Eventually, Dick Grayson grew up, and much more gracefully than Chris O’Donnell ever let on.  At the age of eighteen he was dismissed from his Robin duties and took on the mantle of Nightwing (along with some truly tragic costumes).  This is a movie that could happen in Gotham, but it could also introduce his part time home of Bludhaven, where Dick went to get away from Gotham and be out from under Batman’s teflon wing.  He worked on the police force during the day, so the investment in keeping his alter ego and his true ego separate would have even more at stake than Bruce, whose eccentricities can often be played off as just what money does.  The great thing about a Nightwing movie would be the shift in tone.  Dick is very much not Bruce Wayne, even when they’re together.  Given room to breathe his character is inspiring and responsible while also being a bit silly and game for a laugh.  Even for the short time that Dick wore the Batman mantle himself he let hope and his heart rule out over his head.

4. Oracle
Ladies!  There’s been a lot of talk lately about whether or not a female superhero can carry a film franchise.  I like to think that one could, given the right writer.  (If the universe could arrange for Joss Whedon to write the Black Widow movie, I’d be eternally in its debt.)  And even without the ‘right’ writer, Barbara Gordon is so much more than a cape or a character confined to a wheelchair.  As Oracle Babs is a fighter, a librarian, and the world’s greatest communications/research gal a detective, Suicide Squad, or group of female vigilantes could have.  Our daily lives are increasingly falling prey to the technology we let in, and Barbara’s ability to manipulate that, as well as her physical prowess, could make for a compelling and modern story.  The studio could even include the events of The Killing Joke if it had to, but I’d rather her story be more about strength and intellect and less about depression and fear.

5.  Batwoman  
Ladies on ladies!  This addition is even more personally indulgent than the one about Nightwing.  Kate Kane is my current favorite member of the Bat-family.  She’s relatively new, having been introduced as the current incarnation of Batwoman in 2006, but her story is timely.  She was a student at the United States Military Academy when she was outed as having a relationship with a woman.  When confronted by the higher ups and asked to just deny the claims so she could stay, she leaves her class ring on his desk and quits.  This happens several months before Don’t Ask Don’t Tell was repealed for us in the real world.  From there she goes on to fight the ills of the world the best way she knows how.  Batwoman’s stories tend to have a more supernatural element than a lot of the other tales told about the Bat-family, so they would probably appease the paranormal romance crowd.  She’s contrary while holding strong convictions and she refuses to cowtow to Batman, even though she’s working within his city.  She’s honestly, and I have been holding off on saying this for a little over a thousand words now, the hero we need and deserve.  In my eyes, anyway.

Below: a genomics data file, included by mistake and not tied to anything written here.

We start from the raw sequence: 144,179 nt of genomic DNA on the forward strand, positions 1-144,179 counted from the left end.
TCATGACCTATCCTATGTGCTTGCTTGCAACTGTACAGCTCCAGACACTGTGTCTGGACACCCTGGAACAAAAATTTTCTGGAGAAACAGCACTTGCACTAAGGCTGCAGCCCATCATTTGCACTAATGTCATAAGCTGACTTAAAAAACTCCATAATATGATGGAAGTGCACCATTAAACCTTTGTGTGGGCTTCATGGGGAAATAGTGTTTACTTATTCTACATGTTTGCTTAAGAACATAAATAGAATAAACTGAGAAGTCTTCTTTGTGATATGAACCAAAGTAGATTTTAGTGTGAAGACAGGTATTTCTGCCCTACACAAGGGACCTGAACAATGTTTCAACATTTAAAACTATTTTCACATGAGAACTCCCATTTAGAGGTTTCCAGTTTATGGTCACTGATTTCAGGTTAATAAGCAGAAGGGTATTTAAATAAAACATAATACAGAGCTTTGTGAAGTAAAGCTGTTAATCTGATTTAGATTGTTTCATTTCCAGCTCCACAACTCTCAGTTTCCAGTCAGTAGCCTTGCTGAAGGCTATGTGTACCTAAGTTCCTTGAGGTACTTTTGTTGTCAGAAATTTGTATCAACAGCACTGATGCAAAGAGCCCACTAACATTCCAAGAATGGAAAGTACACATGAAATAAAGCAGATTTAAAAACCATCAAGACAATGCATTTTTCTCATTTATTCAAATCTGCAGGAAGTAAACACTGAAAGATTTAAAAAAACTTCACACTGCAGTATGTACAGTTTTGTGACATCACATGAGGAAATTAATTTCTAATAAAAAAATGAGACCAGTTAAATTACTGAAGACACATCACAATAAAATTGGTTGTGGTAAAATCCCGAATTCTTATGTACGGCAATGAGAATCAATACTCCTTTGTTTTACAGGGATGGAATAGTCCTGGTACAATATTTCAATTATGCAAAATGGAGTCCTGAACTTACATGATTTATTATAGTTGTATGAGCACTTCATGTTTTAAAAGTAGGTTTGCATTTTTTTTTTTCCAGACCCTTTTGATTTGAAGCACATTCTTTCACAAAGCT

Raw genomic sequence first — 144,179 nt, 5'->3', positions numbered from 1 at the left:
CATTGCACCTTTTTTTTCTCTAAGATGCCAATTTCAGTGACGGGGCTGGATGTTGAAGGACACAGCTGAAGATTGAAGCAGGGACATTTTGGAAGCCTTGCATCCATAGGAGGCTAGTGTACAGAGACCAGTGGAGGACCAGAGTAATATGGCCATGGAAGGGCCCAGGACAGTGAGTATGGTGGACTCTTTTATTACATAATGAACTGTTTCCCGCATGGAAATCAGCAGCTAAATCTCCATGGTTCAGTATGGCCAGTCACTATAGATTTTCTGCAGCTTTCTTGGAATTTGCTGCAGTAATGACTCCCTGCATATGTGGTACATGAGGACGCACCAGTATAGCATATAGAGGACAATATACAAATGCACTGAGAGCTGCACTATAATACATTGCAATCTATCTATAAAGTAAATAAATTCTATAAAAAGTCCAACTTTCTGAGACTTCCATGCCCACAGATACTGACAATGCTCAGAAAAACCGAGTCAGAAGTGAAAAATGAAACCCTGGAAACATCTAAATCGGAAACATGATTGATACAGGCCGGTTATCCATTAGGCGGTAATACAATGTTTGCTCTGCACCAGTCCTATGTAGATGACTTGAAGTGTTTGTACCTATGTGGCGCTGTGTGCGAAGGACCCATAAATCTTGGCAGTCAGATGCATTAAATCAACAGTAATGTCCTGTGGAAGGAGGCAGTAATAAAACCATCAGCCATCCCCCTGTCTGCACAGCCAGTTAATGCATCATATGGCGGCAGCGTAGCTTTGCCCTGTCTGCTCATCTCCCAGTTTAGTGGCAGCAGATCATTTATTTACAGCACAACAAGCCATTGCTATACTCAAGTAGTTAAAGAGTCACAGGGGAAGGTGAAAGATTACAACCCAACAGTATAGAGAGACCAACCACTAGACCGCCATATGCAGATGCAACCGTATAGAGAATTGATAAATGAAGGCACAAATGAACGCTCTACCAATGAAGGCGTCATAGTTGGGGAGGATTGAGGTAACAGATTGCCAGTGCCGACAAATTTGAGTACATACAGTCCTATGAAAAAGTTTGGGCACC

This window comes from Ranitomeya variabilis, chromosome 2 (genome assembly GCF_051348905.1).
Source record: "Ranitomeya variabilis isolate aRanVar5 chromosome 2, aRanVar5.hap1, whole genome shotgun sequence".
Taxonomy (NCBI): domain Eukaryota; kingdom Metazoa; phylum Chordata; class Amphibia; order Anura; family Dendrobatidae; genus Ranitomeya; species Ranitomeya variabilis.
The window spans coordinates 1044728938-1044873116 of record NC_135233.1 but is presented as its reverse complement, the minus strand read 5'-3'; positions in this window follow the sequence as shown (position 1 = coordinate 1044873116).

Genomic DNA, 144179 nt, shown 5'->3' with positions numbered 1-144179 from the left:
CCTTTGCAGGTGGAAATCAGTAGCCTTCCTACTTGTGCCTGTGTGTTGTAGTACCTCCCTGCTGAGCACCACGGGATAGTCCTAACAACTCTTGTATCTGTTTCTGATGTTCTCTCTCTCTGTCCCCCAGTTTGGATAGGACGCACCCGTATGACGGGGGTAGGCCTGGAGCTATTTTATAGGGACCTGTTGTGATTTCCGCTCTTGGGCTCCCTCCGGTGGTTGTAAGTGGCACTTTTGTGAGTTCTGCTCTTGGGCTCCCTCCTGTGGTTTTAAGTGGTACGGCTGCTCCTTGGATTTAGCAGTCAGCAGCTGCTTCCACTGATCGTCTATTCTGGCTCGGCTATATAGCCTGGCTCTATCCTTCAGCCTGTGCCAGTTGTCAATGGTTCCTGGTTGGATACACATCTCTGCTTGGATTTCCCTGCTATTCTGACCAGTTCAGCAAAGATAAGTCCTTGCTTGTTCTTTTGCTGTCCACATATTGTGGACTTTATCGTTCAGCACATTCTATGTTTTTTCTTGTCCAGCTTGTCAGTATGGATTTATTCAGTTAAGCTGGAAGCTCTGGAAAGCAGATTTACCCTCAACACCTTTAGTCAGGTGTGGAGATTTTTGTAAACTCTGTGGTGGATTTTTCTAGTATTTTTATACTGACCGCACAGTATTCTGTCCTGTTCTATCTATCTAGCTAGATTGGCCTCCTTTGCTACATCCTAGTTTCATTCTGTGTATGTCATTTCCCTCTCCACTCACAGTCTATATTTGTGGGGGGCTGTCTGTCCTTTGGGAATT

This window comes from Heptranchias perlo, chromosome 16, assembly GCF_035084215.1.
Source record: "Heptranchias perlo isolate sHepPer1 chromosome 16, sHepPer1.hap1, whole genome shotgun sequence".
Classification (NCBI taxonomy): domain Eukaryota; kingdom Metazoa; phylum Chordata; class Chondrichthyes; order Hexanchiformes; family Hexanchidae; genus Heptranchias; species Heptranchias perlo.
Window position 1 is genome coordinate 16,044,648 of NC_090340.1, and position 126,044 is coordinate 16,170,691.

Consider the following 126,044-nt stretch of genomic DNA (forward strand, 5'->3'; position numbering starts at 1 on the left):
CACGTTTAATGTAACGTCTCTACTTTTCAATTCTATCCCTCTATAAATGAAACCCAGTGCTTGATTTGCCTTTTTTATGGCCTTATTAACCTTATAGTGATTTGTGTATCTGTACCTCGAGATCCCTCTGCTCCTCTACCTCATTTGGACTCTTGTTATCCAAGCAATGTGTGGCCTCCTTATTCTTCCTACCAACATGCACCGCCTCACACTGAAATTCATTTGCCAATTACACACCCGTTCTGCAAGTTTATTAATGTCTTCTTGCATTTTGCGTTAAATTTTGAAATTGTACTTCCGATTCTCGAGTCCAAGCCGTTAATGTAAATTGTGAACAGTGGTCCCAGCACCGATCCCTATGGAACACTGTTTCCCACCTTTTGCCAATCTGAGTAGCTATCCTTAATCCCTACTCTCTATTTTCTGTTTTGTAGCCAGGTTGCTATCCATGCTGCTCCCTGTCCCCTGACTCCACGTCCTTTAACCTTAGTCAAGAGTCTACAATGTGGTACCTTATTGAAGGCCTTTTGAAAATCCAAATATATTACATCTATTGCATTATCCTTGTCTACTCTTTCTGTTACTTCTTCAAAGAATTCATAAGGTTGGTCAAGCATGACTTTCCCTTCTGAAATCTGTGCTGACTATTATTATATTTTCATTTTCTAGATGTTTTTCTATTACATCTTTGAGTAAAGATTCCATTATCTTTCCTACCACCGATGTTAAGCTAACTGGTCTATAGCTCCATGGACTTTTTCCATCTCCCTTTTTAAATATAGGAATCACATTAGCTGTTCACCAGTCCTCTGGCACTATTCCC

Above all, I think the key to introducing new Bat-family characters to the movie going audiences is to not doubt the movie going audiences.  For the most part, we’re not stupid.  We are introduced to new characters and new stories every year and have no problems taking in their hopes and fears and journeys of discovery.  Why should it be any different with properties that might be familiar?  What do you think?  Do you disagree vehemently with the stories I’d like to see?  Would you hate or love these movies?  Which stories would you like to see them tell about Batman and his caped cohorts?  I can, as you might have noticed, talk about Batman until the Bat-cows come home.  So sound off!  But if you post spoilers for the movie, please give us a heads up so we can all avoid them until we’ve seen it.

.021 – Call and Response

I’m not quite as stupid as I let people make me feel.  I know this intellectually because I still have all those scores from different tests they gave us in school to try and separate out the chaff.  (This doesn’t work, by the by, there’s a lot of book smart chaff.)  I know this practically, because if I put my mind to mechanical things and cookery type things and artistic type things I can figure them out, even if I haven’t been taught how to do them.  Sometimes it’s just about taking something apart and putting it back together again, which is a quiet activity–except for the bouts of creative swearing–that lets me focus on my hands and not overthink the processes.  So perhaps it’s not surprising that the points in my life where I feel the most stupid are the points where someone, a person, is standing across from me asking me a question and expecting a response.